Triggerlock

The jury returned an acquittal after a little more than two hours.
Kuhn, who now works at a Kendall gym and rides the bus to work, swears he's learned his lesson and gone straight. ATF supervisor DuCuennois is not so optimistic about the prospects of rehabilitation. "We never know what a jury is going to decide," he snaps. "In our view, when an acquittal comes down, the prison door's just revolved again."

Public defender Jim Gaylie takes the opposite view. While happy to tout his attorneys' sterling record on Triggerlock cases, the ex-prosecutor remains fearful that the federal government's sloppy legwork will eventually result in a wrongful conviction. "I understand the need to keep violent criminals off the streets," he says. "And I can see how a program like Triggerlock plays to the crowd: Get all the bogeymen off the street. But what it amounts to is handing out fifteen-year sentences to a bunch of kids - all poor, mostly black - without giving much thought to the investigation, let alone the implications. It's kind of scary how easily our society's willing to throw away the key on these guys."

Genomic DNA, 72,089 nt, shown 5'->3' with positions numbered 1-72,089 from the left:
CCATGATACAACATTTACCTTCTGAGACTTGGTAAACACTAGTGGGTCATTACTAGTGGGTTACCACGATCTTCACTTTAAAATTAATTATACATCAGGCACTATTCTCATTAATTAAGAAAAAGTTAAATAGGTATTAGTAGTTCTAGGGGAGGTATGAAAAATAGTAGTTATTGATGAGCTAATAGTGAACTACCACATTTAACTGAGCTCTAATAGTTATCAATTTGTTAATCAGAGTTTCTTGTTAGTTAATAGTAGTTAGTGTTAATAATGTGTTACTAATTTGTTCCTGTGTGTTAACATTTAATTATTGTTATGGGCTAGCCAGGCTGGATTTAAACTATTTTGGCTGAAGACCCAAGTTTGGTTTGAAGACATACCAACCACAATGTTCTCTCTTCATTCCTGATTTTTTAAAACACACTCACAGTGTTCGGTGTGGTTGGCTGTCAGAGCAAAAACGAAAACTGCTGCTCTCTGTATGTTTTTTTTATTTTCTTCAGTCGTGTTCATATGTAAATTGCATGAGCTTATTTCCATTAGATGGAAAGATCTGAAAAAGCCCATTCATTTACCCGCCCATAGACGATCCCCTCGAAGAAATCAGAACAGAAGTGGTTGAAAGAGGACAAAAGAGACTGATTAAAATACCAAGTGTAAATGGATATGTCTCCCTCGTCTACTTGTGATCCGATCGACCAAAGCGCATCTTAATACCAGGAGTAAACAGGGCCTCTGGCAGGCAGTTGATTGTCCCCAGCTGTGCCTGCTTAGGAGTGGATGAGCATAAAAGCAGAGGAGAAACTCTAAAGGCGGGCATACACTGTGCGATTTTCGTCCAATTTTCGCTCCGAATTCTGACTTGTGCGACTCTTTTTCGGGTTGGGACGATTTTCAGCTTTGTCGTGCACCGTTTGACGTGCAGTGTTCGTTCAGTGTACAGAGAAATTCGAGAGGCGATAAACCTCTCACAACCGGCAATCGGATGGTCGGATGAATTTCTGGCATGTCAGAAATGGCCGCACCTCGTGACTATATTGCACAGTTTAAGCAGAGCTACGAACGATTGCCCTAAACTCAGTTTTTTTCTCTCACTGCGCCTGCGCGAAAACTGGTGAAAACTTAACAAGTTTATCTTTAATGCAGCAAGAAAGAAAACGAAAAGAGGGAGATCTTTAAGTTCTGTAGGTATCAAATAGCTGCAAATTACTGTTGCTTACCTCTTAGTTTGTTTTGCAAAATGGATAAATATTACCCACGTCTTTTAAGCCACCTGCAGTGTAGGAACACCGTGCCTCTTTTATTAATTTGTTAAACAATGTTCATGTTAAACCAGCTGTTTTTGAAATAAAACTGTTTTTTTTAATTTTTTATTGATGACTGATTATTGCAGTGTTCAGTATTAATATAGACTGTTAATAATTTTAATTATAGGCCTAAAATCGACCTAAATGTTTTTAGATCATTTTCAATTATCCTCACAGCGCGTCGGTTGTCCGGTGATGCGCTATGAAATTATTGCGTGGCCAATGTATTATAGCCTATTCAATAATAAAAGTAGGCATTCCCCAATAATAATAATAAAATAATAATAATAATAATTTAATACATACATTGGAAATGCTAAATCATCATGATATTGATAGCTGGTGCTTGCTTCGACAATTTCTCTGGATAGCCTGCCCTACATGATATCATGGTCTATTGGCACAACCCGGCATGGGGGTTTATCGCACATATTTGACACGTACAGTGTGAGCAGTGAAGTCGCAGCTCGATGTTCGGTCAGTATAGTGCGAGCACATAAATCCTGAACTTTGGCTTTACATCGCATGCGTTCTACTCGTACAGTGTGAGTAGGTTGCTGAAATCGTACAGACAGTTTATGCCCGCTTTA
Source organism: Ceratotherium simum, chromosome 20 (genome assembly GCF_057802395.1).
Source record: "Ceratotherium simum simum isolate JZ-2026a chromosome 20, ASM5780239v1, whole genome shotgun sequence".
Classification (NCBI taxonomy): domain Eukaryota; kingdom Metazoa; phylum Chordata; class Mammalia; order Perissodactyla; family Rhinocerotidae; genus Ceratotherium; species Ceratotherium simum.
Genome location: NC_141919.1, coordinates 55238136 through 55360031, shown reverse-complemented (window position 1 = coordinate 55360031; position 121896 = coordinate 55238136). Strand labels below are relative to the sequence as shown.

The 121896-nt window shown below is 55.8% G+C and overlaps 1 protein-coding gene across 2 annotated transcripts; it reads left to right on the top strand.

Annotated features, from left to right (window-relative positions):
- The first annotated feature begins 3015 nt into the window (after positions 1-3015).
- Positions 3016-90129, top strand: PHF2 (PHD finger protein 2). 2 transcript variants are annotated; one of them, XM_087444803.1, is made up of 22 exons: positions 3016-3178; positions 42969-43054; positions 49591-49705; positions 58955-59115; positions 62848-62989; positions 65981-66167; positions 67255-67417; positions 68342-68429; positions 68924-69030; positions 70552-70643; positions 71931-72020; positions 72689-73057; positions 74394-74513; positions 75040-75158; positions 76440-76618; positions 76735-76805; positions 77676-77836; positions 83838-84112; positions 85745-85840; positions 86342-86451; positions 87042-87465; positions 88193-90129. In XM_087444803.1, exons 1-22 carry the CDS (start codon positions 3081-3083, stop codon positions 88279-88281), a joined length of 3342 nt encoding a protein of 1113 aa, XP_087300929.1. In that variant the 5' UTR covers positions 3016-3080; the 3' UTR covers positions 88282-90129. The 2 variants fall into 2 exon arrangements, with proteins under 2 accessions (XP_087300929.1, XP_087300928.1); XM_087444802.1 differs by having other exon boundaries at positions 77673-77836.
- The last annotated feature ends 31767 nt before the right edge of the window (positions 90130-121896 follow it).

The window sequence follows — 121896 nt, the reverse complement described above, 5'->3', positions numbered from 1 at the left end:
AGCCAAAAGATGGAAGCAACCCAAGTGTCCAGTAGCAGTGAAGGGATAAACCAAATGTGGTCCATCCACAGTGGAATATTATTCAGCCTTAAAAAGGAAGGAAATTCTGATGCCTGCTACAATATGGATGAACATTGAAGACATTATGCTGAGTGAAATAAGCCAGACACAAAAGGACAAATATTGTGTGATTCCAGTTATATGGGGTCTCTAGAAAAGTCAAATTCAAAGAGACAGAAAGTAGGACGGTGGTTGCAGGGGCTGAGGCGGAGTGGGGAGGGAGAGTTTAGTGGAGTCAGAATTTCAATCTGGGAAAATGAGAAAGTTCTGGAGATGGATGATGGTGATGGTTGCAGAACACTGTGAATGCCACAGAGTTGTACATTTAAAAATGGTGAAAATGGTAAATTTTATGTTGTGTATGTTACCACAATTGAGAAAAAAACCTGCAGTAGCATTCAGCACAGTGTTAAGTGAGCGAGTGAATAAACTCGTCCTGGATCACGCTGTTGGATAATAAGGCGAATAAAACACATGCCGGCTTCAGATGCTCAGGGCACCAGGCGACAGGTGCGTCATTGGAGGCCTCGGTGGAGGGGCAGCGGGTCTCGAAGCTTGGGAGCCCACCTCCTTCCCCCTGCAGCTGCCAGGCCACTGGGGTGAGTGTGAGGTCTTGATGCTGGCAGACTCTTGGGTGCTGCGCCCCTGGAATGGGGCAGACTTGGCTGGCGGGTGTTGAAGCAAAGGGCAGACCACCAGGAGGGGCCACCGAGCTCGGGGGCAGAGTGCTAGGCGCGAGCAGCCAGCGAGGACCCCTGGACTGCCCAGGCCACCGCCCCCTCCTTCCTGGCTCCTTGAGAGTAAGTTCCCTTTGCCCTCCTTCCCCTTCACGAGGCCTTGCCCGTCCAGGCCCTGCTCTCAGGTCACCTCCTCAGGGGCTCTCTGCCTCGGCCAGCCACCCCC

Gaylie pauses. "But hey," he says, with mock levity. "If you're going to win a war on crime, you need prisoners, right?

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